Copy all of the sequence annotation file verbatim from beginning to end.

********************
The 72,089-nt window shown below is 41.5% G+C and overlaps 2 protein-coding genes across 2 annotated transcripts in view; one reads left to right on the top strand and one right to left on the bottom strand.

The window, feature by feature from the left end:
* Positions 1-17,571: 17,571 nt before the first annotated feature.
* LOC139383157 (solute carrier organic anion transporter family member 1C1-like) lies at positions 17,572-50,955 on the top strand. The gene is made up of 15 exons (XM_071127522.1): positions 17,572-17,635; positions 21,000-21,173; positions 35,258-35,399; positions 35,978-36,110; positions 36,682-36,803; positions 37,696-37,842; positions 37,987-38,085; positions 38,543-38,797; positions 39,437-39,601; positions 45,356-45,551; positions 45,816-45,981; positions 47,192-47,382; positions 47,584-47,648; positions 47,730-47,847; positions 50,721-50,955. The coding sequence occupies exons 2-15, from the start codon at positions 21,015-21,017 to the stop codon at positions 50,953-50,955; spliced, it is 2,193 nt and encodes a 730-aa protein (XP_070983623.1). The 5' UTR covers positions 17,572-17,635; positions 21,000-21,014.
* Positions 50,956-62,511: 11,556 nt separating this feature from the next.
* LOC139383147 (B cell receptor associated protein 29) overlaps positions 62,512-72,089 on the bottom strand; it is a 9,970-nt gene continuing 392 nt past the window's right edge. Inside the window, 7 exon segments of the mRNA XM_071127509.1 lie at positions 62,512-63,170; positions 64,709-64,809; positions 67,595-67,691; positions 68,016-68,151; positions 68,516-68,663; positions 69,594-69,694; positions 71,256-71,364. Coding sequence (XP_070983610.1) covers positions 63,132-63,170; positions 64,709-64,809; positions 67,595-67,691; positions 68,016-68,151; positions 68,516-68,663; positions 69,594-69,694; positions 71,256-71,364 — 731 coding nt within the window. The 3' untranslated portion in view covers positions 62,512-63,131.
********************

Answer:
The 72,089-nt window shown below is 41.5% G+C and overlaps 2 protein-coding genes across 2 annotated transcripts in view; one reads left to right on the top strand and one right to left on the bottom strand.

The window, feature by feature from the left end:
* Positions 1-17,571: 17,571 nt before the first annotated feature.
* LOC139383157 (solute carrier organic anion transporter family member 1C1-like) lies at positions 17,572-50,955 on the top strand. The gene is made up of 15 exons (XM_071127522.1): positions 17,572-17,635; positions 21,000-21,173; positions 35,258-35,399; positions 35,978-36,110; positions 36,682-36,803; positions 37,696-37,842; positions 37,987-38,085; positions 38,543-38,797; positions 39,437-39,601; positions 45,356-45,551; positions 45,816-45,981; positions 47,192-47,382; positions 47,584-47,648; positions 47,730-47,847; positions 50,721-50,955. The coding sequence occupies exons 2-15, from the start codon at positions 21,015-21,017 to the stop codon at positions 50,953-50,955; spliced, it is 2,193 nt and encodes a 730-aa protein (XP_070983623.1). The 5' UTR covers positions 17,572-17,635; positions 21,000-21,014.
* Positions 50,956-62,511: 11,556 nt separating this feature from the next.
* LOC139383147 (B cell receptor associated protein 29) overlaps positions 62,512-72,089 on the bottom strand; it is a 9,970-nt gene continuing 392 nt past the window's right edge. Inside the window, 7 exon segments of the mRNA XM_071127509.1 lie at positions 62,512-63,170; positions 64,709-64,809; positions 67,595-67,691; positions 68,016-68,151; positions 68,516-68,663; positions 69,594-69,694; positions 71,256-71,364. Coding sequence (XP_070983610.1) covers positions 63,132-63,170; positions 64,709-64,809; positions 67,595-67,691; positions 68,016-68,151; positions 68,516-68,663; positions 69,594-69,694; positions 71,256-71,364 — 731 coding nt within the window. The 3' untranslated portion in view covers positions 62,512-63,131.